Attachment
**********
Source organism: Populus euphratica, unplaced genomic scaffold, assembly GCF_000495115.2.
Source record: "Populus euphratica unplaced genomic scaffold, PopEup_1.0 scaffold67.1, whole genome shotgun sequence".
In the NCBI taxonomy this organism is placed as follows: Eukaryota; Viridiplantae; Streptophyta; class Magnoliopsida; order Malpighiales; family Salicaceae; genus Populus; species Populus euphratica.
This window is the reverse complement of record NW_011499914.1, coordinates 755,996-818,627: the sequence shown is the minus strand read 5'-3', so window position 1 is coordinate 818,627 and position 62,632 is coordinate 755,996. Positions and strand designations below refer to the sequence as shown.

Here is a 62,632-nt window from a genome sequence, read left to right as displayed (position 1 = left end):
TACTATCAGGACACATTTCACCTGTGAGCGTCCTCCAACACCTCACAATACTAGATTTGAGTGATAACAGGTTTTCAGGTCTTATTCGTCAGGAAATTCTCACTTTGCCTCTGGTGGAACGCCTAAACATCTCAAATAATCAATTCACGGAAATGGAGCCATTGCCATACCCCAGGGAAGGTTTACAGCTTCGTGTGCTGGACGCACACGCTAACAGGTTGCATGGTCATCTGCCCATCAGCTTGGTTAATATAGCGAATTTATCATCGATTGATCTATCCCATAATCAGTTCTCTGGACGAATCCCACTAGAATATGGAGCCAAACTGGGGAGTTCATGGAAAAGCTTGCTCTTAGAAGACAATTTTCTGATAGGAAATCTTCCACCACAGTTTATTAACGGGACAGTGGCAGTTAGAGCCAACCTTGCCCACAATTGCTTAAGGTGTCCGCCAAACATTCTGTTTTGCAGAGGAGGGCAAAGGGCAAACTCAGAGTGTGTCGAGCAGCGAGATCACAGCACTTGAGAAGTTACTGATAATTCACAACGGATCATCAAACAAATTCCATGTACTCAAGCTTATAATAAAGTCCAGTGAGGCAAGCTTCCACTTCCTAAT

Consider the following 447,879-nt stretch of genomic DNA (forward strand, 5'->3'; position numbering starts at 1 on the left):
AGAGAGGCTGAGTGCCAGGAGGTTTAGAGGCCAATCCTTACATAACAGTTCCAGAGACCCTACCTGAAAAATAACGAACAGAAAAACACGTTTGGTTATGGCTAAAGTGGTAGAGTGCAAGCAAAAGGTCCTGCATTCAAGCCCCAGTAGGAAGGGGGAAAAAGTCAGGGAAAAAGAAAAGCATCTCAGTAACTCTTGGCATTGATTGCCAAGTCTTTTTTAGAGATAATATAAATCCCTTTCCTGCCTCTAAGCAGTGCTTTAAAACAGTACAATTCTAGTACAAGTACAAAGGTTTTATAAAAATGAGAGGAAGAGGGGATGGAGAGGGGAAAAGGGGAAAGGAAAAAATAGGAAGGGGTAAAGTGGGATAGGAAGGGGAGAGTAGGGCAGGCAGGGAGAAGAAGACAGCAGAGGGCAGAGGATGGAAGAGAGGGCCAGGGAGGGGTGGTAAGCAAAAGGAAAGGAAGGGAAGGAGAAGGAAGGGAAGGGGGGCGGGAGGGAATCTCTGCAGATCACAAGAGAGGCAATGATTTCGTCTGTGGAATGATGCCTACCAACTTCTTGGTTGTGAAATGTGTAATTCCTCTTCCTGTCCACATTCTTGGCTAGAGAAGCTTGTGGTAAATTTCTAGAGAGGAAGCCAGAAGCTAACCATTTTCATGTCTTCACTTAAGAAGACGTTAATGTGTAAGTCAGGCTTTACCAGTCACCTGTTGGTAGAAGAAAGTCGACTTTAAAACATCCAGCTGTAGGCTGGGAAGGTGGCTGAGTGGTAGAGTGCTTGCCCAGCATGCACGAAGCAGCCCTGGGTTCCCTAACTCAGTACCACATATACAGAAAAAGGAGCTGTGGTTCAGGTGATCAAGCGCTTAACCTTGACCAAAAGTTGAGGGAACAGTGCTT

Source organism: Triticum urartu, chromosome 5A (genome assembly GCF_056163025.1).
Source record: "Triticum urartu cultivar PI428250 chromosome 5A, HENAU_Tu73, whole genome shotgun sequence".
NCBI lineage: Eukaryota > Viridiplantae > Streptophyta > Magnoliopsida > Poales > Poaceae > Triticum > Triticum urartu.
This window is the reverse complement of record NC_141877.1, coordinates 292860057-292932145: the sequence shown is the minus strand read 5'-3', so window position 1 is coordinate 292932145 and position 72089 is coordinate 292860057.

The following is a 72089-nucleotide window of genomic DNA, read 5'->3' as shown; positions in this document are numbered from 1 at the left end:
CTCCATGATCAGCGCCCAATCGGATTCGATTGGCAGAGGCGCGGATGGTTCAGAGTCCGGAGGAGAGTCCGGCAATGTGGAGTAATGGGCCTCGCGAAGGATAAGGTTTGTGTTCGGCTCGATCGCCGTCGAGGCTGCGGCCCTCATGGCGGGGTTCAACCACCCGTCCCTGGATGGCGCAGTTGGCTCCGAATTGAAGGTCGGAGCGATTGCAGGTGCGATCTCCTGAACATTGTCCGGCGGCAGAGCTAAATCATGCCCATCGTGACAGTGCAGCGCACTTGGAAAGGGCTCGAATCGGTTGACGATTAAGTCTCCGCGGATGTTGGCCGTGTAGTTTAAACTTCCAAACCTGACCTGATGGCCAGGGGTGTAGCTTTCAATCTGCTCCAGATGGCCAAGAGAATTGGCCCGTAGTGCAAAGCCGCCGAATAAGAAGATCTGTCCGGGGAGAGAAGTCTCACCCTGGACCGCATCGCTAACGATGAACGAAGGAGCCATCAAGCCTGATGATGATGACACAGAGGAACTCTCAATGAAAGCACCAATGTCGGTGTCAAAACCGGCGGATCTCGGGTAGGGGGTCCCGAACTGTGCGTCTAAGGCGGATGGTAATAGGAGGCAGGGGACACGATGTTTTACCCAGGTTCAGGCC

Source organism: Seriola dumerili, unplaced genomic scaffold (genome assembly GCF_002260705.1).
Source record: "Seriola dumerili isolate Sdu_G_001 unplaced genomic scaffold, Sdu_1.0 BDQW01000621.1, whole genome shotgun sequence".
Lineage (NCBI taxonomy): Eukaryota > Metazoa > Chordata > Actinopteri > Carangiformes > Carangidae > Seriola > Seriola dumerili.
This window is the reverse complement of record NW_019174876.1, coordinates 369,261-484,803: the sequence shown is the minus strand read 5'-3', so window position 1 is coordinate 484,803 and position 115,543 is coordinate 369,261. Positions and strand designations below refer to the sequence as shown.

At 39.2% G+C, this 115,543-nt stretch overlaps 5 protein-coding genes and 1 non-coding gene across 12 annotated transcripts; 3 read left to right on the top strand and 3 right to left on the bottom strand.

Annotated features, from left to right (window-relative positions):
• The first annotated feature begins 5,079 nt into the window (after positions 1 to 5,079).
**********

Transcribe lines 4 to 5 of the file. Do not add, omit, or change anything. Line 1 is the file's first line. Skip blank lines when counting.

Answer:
This window is the reverse complement of record NW_011499914.1, coordinates 755,996-818,627: the sequence shown is the minus strand read 5'-3', so window position 1 is coordinate 818,627 and position 62,632 is coordinate 755,996. Positions and strand designations below refer to the sequence as shown.

Here is a 62,632-nt window from a genome sequence, read left to right as displayed (position 1 = left end):